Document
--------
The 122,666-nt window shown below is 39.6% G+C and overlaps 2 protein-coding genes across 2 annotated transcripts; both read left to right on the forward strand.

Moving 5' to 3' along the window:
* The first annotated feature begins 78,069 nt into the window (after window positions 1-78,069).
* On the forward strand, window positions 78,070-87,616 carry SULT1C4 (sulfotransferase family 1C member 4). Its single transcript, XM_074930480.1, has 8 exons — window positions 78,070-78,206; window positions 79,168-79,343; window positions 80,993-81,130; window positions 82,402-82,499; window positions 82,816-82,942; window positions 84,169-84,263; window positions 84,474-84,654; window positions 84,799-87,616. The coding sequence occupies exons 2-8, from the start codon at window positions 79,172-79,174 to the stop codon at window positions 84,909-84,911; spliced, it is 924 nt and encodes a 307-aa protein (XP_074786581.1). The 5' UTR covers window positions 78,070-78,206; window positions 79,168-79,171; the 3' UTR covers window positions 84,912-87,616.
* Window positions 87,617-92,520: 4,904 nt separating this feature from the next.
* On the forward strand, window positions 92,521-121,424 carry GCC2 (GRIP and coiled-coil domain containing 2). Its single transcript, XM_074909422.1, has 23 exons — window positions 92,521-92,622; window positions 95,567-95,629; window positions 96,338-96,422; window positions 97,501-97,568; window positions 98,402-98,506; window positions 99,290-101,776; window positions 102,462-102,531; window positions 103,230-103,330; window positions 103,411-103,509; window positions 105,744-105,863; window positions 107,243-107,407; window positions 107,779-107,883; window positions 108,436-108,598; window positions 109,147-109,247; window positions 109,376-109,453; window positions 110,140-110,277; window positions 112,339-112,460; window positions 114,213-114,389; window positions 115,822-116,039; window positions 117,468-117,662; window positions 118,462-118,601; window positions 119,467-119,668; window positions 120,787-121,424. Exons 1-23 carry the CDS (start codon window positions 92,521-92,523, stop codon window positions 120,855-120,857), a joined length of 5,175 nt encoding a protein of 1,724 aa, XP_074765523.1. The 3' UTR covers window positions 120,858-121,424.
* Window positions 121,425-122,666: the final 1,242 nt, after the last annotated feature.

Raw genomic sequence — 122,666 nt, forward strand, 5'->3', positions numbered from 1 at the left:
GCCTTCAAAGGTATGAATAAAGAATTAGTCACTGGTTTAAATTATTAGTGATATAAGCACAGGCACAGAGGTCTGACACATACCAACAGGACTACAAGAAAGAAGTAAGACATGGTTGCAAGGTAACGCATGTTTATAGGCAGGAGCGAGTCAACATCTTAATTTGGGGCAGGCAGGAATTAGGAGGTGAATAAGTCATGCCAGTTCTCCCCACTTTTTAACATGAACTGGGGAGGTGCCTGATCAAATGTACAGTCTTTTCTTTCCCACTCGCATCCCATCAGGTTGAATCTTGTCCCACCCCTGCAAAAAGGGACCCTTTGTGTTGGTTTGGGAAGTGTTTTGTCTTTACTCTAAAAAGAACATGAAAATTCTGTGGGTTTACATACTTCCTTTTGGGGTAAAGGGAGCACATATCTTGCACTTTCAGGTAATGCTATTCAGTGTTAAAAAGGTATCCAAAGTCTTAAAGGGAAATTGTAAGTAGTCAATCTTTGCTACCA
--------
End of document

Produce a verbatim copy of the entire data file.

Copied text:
The 122,666-nt window shown below is 39.6% G+C and overlaps 2 protein-coding genes across 2 annotated transcripts; both read left to right on the forward strand.

Moving 5' to 3' along the window:
* The first annotated feature begins 78,069 nt into the window (after window positions 1-78,069).
* On the forward strand, window positions 78,070-87,616 carry SULT1C4 (sulfotransferase family 1C member 4). Its single transcript, XM_074930480.1, has 8 exons — window positions 78,070-78,206; window positions 79,168-79,343; window positions 80,993-81,130; window positions 82,402-82,499; window positions 82,816-82,942; window positions 84,169-84,263; window positions 84,474-84,654; window positions 84,799-87,616. The coding sequence occupies exons 2-8, from the start codon at window positions 79,172-79,174 to the stop codon at window positions 84,909-84,911; spliced, it is 924 nt and encodes a 307-aa protein (XP_074786581.1). The 5' UTR covers window positions 78,070-78,206; window positions 79,168-79,171; the 3' UTR covers window positions 84,912-87,616.
* Window positions 87,617-92,520: 4,904 nt separating this feature from the next.
* On the forward strand, window positions 92,521-121,424 carry GCC2 (GRIP and coiled-coil domain containing 2). Its single transcript, XM_074909422.1, has 23 exons — window positions 92,521-92,622; window positions 95,567-95,629; window positions 96,338-96,422; window positions 97,501-97,568; window positions 98,402-98,506; window positions 99,290-101,776; window positions 102,462-102,531; window positions 103,230-103,330; window positions 103,411-103,509; window positions 105,744-105,863; window positions 107,243-107,407; window positions 107,779-107,883; window positions 108,436-108,598; window positions 109,147-109,247; window positions 109,376-109,453; window positions 110,140-110,277; window positions 112,339-112,460; window positions 114,213-114,389; window positions 115,822-116,039; window positions 117,468-117,662; window positions 118,462-118,601; window positions 119,467-119,668; window positions 120,787-121,424. Exons 1-23 carry the CDS (start codon window positions 92,521-92,523, stop codon window positions 120,855-120,857), a joined length of 5,175 nt encoding a protein of 1,724 aa, XP_074765523.1. The 3' UTR covers window positions 120,858-121,424.
* Window positions 121,425-122,666: the final 1,242 nt, after the last annotated feature.

Raw genomic sequence — 122,666 nt, forward strand, 5'->3', positions numbered from 1 at the left:
GCCTTCAAAGGTATGAATAAAGAATTAGTCACTGGTTTAAATTATTAGTGATATAAGCACAGGCACAGAGGTCTGACACATACCAACAGGACTACAAGAAAGAAGTAAGACATGGTTGCAAGGTAACGCATGTTTATAGGCAGGAGCGAGTCAACATCTTAATTTGGGGCAGGCAGGAATTAGGAGGTGAATAAGTCATGCCAGTTCTCCCCACTTTTTAACATGAACTGGGGAGGTGCCTGATCAAATGTACAGTCTTTTCTTTCCCACTCGCATCCCATCAGGTTGAATCTTGTCCCACCCCTGCAAAAAGGGACCCTTTGTGTTGGTTTGGGAAGTGTTTTGTCTTTACTCTAAAAAGAACATGAAAATTCTGTGGGTTTACATACTTCCTTTTGGGGTAAAGGGAGCACATATCTTGCACTTTCAGGTAATGCTATTCAGTGTTAAAAAGGTATCCAAAGTCTTAAAGGGAAATTGTAAGTAGTCAATCTTTGCTACCA